Being an actor is a magical journey where every audition, and every meeting showers our existence with the hope we need to execute our dreams. And then, the magic is suddenly gone. Everything in this industry comes in waves. Regardless of ones success it is without a doubt, a roller coaster ride. However, it is during the downtimes when we must maintain a killer work ethic, strategize and above all believe. It is the ability to believe that becomes the ultimate artistry of the wizard and where the true magic resides.
Originally from Brisbane, Australian Daniel Feuerriegel first gained global recognition whilst playing Agron for three seasons on the acclaimed international TV Series Spartacus: War of the Damned, upon completion he landed in LA and hit the ground running, letting each step be dictated by his humble beginnings and warrior persistence.
Persistence has paid off and with recent roles in NCIS, Chicago Fire and Pacific Rim: Uprising, the Queensland actor has matured from a young gladiator to a dapper gentleman whose energy exudes that of a young Robert Redford whilst still holding on to a warrior mindset.
In short Dan is driven, intelligent and undoubtedly very talented. He is an actor with a plan, the courage and work ethic to make it happen. He isn’t jaded or delusional. He knows what he wants and most importantly understands why and how to get it.
Over a cup of tea at Alfreds on Melrose Place, Dan recently shared with me some of his challenges, goals and tips for conquering this unique business.
Alixandra: Firstly, what’s your advice on giving a successful audition?
Dan: Don’t Worry. Just Don’t! Also, be good with time management, be prepared and trust that you are prepared. When I first came to LA I was the ultimate people pleaser, I worried so much about what people thought. It’s different for me now but in the beginning I was just this kid from Brisbane and I wanted to please everyone. But that comes at a price. I have learned now to not worry about what people think. Just be prepared and trust you know the work. Just read the lines, if you drop a line, that’s ok, simply stay in character and keep on going. When I auditioned for NCIS recently, the audition went so quickly that I freaked out the whole weekend thinking that I failed. I was SO WORRIED. I needn’t be because I got the part. All that time wasted worrying. Of course every room is going to be different but it’s about taking charge and owning it. Don’t put casting directors on a pedestal; instead look at it as a collaboration. If there is a room you want to get into and you’re not find out why. Be proactive. Don’t Stress, Be prepared but don’t stress out about reading a line. Just read it and make interesting choices. Also, if you can become a reader – it will open your eyes to the process in ways you can’t imagine.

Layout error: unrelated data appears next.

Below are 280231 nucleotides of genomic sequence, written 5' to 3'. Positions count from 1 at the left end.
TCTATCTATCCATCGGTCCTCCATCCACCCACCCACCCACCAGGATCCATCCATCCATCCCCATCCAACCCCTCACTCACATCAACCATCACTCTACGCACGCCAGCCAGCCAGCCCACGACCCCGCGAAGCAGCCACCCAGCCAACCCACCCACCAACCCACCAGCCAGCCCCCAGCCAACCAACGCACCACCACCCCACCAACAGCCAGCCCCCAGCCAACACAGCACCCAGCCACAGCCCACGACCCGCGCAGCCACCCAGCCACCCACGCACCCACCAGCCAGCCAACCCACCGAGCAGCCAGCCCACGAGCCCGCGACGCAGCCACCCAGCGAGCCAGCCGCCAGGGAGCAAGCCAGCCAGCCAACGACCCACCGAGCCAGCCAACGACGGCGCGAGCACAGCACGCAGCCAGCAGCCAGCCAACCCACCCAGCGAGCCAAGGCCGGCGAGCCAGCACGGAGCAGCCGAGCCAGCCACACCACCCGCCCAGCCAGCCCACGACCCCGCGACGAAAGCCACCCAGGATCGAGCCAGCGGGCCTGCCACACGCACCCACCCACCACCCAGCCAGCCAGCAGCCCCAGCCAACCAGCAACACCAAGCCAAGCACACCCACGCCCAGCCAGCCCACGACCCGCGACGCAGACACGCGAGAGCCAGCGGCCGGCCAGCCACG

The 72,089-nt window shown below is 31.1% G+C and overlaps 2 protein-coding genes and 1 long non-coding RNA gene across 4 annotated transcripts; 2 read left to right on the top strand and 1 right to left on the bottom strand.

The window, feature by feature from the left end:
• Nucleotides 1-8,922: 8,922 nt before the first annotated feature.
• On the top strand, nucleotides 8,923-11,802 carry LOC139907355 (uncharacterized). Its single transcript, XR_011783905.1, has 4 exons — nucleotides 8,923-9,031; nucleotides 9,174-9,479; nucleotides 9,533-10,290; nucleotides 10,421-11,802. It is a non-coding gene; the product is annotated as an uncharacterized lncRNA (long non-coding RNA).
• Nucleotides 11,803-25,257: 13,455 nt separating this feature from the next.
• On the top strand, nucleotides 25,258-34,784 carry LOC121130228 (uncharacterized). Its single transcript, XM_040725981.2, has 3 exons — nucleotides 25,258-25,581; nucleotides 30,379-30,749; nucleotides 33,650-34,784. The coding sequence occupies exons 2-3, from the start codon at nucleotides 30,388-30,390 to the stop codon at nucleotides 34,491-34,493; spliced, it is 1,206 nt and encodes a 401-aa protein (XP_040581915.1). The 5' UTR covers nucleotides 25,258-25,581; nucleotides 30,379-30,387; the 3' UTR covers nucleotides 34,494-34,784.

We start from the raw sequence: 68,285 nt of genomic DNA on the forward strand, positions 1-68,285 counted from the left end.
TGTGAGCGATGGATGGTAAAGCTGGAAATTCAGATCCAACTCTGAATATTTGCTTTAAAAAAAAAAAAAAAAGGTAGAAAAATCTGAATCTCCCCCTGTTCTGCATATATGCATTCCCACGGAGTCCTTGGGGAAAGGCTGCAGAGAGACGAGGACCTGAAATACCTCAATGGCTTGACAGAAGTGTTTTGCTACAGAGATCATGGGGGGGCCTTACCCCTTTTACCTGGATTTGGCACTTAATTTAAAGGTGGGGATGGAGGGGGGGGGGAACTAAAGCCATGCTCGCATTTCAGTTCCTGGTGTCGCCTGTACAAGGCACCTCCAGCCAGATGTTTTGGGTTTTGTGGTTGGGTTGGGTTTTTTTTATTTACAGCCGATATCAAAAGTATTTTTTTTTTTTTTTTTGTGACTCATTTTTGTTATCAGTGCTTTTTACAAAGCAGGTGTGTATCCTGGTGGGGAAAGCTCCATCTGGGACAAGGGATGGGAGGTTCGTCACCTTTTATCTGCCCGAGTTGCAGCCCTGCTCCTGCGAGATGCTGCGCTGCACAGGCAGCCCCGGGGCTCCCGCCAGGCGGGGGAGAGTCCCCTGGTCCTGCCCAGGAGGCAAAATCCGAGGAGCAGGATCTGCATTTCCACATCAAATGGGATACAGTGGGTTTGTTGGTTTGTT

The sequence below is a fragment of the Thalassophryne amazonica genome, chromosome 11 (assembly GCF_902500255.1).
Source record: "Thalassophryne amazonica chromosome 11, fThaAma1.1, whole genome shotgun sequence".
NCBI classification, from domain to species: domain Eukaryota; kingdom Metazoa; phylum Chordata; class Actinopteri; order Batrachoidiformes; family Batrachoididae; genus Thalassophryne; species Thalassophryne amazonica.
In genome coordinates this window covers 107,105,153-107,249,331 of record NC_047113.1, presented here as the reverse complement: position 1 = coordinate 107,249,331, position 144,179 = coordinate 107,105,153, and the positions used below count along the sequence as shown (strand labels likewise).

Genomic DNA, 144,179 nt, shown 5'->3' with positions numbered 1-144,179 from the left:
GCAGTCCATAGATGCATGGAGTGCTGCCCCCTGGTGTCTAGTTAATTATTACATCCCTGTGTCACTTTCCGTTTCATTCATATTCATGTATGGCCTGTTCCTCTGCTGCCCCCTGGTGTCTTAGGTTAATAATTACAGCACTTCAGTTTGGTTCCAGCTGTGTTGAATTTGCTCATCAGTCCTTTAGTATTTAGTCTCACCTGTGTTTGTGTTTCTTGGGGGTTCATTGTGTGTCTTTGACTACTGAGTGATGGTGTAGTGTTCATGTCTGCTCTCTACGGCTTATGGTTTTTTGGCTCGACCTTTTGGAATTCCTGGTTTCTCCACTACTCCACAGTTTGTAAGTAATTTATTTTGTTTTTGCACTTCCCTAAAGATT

A: What has been your career highlight?